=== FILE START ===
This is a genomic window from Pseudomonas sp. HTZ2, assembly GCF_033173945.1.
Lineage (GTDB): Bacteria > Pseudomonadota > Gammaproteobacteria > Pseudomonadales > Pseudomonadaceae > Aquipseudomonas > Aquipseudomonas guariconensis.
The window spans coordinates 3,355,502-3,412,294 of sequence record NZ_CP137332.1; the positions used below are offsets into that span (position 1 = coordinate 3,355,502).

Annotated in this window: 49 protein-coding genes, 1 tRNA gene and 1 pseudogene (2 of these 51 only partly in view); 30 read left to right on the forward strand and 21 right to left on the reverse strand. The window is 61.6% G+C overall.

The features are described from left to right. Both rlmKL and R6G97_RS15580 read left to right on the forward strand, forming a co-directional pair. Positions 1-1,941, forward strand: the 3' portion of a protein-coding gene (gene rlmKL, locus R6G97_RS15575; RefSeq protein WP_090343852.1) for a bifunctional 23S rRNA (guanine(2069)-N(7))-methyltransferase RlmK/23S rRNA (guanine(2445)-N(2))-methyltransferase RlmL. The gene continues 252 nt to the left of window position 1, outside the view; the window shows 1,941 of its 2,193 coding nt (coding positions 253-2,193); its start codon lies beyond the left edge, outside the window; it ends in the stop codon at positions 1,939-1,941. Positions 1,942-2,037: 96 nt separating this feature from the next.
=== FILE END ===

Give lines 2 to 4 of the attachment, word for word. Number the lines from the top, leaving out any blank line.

Lineage (GTDB): Bacteria > Pseudomonadota > Gammaproteobacteria > Pseudomonadales > Pseudomonadaceae > Aquipseudomonas > Aquipseudomonas guariconensis.
The window spans coordinates 3,355,502-3,412,294 of sequence record NZ_CP137332.1; the positions used below are offsets into that span (position 1 = coordinate 3,355,502).

Annotated in this window: 49 protein-coding genes, 1 tRNA gene and 1 pseudogene (2 of these 51 only partly in view); 30 read left to right on the forward strand and 21 right to left on the reverse strand. The window is 61.6% G+C overall.